When Lani returned to Regina, she scheduled a visit between her husband and her two sons. She remembered, at that time, she had no intentions of going home. Her husband took their children out for ice cream, but, when it was time for them to go back, he brought only one son.

“He told me if I didn't come home, I would never see my kid again, so of course I went home,” Lani said. 

Things were normal for a few days upon her return. Then, one morning, her husband woke up and decided he wanted to go grocery shopping in the city. 

But, first, he needed to make a pit stop at the band office. He was only inside for a few moments, before retreating holding a piece of paper. It was the invoice for Lani's stay at the hotel in Saskatchewan, with the food voucher attached.

“He was absolutely livid. We started to drive again and then all of a sudden, I felt something hit me. I could feel a stinging sensation in the side of my head. (For a visual), we were driving in a cargo van, with our little boy sitting in a car seat lodged between our two bucket seats. I didn't react, I didn't say anything, because I was absolutely terrified,” Lani said. “Then, he hit me again and he pulls over onto the side of the road. He straddles me and starts to beat me. By this time, I can't feel anything. I felt the first blow, then nothing.”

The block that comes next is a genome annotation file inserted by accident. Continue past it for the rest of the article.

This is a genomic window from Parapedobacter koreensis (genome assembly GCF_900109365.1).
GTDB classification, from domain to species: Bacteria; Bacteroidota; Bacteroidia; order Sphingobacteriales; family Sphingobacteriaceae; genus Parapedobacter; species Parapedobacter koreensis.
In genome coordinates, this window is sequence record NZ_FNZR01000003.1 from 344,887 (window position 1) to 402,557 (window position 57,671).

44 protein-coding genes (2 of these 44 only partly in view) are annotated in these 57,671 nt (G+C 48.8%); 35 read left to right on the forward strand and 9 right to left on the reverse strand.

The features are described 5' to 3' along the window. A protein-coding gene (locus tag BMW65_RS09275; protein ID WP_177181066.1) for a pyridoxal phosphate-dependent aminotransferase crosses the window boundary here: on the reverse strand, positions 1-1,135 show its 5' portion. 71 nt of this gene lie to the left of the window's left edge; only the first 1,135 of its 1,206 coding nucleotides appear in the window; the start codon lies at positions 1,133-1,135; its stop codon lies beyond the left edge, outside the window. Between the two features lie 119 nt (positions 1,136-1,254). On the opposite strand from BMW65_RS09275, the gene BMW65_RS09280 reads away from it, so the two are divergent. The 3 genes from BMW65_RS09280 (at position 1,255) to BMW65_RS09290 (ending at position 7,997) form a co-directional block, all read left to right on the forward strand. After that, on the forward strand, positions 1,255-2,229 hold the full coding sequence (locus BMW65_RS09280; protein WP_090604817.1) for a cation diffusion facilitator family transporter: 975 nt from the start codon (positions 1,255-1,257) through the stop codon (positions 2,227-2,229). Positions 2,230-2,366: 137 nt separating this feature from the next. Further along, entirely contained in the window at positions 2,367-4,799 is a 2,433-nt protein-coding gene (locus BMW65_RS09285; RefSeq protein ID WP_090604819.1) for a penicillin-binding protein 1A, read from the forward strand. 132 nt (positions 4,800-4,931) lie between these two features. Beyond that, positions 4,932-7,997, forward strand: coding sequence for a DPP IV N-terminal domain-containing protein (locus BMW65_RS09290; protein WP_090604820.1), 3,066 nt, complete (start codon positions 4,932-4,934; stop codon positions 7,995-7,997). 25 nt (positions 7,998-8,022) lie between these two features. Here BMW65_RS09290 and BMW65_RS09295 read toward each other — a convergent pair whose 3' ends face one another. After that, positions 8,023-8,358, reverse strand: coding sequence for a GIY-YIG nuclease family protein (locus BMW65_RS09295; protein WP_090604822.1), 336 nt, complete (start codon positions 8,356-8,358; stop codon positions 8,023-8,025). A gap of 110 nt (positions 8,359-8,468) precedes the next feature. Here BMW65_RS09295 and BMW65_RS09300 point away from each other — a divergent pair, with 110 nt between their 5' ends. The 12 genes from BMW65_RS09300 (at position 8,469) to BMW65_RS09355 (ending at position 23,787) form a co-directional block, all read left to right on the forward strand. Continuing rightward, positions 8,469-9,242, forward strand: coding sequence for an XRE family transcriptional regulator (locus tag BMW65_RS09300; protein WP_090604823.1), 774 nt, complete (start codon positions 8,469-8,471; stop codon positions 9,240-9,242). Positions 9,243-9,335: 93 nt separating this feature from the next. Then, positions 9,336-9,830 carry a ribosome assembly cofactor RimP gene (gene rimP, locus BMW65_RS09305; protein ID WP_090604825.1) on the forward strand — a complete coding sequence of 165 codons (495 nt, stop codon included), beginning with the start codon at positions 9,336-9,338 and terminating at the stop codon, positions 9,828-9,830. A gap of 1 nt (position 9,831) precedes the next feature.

Once he was finished, her husband started to drive again, only he wasn't travelling on the usual route they took to the city. Suddenly, he veered off onto a side road. At this point, Lani started to really worry. Eventually, he pulls over, turns to look at his wife and says only one word – “Run.”

“I didn't even hesitate. I yanked that door open and started running as fast as my legs could carry me. Then I felt something hit me in the back of the head. I keep running. Then I felt it again. I kept running. The next blow was to the back of my legs – all of a sudden I see the road coming up at me and I'm tumbling. Tumbling into the ditch,” Lani said. “As I rolled, I realized he wasn't punching me with his fist. He was hitting me with an aluminum baseball bat.”